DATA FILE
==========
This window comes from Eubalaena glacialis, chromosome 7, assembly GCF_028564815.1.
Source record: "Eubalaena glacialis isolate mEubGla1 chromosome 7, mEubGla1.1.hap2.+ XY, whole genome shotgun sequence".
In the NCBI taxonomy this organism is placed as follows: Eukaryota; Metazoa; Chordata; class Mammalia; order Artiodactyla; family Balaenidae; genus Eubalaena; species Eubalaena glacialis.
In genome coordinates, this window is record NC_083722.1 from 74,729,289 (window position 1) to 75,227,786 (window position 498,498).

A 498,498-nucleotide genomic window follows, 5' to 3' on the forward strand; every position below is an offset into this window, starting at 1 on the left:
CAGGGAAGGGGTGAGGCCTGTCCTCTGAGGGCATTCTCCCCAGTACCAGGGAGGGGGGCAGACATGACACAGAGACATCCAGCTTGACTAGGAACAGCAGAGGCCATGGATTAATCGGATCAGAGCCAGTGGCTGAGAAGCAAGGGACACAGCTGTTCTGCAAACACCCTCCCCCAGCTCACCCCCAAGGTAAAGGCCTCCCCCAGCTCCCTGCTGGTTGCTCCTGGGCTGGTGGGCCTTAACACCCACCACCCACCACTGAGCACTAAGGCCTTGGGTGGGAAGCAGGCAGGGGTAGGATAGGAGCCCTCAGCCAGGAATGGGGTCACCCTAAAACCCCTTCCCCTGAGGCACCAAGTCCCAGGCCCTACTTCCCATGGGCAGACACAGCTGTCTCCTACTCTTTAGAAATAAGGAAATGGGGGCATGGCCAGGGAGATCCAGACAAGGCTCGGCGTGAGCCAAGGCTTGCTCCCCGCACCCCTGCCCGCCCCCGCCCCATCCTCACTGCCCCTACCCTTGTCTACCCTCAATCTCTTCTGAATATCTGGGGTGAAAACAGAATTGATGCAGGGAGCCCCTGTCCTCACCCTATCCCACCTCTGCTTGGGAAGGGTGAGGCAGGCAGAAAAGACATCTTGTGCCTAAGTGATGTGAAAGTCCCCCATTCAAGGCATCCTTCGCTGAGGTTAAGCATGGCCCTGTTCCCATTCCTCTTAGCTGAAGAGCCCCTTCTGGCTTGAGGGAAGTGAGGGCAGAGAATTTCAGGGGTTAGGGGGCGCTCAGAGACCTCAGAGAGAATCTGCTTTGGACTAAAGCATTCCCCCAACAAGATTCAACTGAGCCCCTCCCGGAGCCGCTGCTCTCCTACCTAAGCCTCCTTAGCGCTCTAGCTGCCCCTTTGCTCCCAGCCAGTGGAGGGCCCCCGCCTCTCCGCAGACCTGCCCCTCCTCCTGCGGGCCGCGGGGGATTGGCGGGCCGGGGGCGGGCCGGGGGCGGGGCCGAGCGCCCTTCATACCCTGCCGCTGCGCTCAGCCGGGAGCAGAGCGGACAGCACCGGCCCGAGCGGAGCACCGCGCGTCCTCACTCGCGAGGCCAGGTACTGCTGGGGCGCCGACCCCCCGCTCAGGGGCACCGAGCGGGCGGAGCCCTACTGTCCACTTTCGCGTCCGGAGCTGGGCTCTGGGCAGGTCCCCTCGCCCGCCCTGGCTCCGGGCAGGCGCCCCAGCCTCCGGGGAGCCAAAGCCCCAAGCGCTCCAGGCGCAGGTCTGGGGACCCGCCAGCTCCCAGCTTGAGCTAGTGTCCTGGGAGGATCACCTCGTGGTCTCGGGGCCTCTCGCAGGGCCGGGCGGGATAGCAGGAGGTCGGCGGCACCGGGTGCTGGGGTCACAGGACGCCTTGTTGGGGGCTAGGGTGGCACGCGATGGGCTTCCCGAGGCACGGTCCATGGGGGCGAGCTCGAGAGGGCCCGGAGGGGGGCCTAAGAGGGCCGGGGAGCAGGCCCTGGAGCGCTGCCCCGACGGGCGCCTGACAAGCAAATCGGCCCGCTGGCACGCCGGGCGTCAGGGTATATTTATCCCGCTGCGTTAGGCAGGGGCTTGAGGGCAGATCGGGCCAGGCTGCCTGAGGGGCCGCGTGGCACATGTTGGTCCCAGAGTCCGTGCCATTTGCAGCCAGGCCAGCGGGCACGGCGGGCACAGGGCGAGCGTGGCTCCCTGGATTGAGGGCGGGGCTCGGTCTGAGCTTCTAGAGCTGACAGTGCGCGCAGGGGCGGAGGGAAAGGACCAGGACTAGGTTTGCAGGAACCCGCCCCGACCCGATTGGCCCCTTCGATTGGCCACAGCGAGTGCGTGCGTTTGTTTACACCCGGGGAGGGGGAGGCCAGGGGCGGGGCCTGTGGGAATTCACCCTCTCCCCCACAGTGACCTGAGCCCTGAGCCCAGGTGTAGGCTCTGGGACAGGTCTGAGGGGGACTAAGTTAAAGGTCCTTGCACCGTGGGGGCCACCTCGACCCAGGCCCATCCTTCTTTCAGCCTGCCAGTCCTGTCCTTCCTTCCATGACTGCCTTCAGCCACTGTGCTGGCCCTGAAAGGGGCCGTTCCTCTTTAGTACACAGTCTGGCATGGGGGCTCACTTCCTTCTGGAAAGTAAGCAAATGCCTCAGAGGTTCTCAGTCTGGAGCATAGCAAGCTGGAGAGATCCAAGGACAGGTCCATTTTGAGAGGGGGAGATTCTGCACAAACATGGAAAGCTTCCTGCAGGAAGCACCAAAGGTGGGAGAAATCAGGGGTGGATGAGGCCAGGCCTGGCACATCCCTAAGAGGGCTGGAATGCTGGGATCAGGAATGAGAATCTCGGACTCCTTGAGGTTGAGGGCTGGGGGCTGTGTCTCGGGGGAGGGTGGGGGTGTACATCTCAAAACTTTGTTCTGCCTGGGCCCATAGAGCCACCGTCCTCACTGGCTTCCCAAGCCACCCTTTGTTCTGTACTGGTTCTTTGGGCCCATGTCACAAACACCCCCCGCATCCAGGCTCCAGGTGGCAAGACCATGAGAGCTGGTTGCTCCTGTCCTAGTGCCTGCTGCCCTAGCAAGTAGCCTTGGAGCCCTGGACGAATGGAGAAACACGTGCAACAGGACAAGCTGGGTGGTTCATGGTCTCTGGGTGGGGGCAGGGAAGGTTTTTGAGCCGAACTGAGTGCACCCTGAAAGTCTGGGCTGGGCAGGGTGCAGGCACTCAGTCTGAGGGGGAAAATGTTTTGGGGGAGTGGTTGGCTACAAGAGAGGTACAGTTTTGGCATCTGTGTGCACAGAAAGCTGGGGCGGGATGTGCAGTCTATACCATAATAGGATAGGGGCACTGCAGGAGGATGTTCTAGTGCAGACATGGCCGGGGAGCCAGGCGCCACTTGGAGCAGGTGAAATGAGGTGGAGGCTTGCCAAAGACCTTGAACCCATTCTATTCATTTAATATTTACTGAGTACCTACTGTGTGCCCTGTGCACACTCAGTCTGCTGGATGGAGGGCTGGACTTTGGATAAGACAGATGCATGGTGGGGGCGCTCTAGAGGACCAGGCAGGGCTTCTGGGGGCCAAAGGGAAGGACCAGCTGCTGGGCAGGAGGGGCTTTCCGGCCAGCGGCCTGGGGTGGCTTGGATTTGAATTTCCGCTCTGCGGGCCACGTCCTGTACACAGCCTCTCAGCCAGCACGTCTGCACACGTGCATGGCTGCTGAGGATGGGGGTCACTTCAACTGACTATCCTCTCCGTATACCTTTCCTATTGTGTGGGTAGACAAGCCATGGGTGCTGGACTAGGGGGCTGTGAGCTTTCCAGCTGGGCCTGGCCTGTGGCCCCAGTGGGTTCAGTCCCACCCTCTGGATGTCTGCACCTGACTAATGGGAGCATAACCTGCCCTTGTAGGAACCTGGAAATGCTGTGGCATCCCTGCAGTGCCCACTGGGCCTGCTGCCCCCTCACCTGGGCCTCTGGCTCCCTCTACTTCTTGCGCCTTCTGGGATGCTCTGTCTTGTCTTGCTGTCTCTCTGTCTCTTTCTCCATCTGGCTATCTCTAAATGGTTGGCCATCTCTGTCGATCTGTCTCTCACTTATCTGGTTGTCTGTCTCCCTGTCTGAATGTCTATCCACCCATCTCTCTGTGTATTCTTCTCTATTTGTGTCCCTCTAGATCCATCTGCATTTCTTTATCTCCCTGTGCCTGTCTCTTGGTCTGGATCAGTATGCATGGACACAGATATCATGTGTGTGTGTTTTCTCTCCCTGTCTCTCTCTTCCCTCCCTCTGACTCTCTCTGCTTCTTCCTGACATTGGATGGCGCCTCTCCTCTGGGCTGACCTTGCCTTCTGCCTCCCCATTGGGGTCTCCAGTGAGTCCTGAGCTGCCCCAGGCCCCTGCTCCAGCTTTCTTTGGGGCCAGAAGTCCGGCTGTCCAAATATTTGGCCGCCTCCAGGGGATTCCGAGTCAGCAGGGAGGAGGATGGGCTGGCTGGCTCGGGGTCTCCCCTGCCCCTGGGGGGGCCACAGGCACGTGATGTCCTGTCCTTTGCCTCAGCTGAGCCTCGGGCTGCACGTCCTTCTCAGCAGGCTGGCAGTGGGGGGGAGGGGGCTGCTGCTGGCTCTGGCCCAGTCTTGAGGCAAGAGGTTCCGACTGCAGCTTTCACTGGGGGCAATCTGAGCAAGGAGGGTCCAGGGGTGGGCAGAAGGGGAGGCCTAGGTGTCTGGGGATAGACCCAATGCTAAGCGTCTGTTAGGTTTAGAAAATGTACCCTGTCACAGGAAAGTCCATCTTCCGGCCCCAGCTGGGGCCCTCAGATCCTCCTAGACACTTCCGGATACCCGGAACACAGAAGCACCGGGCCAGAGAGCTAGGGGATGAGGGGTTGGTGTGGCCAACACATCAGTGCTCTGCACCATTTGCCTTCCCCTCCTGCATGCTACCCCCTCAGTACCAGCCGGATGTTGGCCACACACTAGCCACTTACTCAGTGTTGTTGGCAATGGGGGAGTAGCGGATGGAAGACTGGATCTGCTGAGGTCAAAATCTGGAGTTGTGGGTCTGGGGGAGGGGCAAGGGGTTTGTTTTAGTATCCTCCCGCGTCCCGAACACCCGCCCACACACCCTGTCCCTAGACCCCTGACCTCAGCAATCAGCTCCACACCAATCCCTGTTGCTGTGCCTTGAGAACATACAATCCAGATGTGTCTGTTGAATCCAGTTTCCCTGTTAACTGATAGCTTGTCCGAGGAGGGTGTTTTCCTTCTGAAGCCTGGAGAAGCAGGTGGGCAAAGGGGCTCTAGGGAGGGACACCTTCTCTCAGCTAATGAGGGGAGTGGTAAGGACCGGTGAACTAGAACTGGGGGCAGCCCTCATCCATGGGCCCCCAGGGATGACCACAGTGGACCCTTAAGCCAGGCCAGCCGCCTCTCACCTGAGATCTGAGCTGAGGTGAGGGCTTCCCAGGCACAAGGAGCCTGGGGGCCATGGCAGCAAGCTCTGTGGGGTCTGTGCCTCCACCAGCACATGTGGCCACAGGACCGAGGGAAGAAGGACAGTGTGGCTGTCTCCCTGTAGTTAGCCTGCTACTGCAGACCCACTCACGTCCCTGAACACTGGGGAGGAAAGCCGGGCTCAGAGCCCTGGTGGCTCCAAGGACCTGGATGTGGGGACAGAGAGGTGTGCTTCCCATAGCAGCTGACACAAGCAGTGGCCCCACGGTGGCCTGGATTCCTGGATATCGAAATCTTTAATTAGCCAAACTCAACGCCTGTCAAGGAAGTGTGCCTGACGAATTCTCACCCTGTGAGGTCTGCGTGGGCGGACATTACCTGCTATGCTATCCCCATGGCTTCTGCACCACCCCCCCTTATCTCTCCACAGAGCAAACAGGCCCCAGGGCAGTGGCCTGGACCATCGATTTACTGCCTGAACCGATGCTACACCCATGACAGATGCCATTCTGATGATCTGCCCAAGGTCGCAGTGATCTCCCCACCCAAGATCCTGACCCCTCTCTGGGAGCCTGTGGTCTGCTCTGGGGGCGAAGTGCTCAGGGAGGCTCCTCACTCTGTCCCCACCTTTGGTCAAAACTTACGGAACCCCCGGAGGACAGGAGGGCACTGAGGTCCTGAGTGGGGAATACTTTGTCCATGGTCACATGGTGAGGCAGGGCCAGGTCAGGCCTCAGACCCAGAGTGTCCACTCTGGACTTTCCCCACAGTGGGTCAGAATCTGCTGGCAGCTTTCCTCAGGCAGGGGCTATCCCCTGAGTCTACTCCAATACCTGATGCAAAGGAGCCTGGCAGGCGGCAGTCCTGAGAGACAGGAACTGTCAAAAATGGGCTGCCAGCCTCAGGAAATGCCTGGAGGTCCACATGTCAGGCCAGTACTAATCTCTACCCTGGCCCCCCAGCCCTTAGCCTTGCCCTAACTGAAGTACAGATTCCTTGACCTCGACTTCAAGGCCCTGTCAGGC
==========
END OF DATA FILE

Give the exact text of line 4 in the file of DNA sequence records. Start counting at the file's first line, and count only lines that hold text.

In genome coordinates, this window is record NC_083722.1 from 74,729,289 (window position 1) to 75,227,786 (window position 498,498).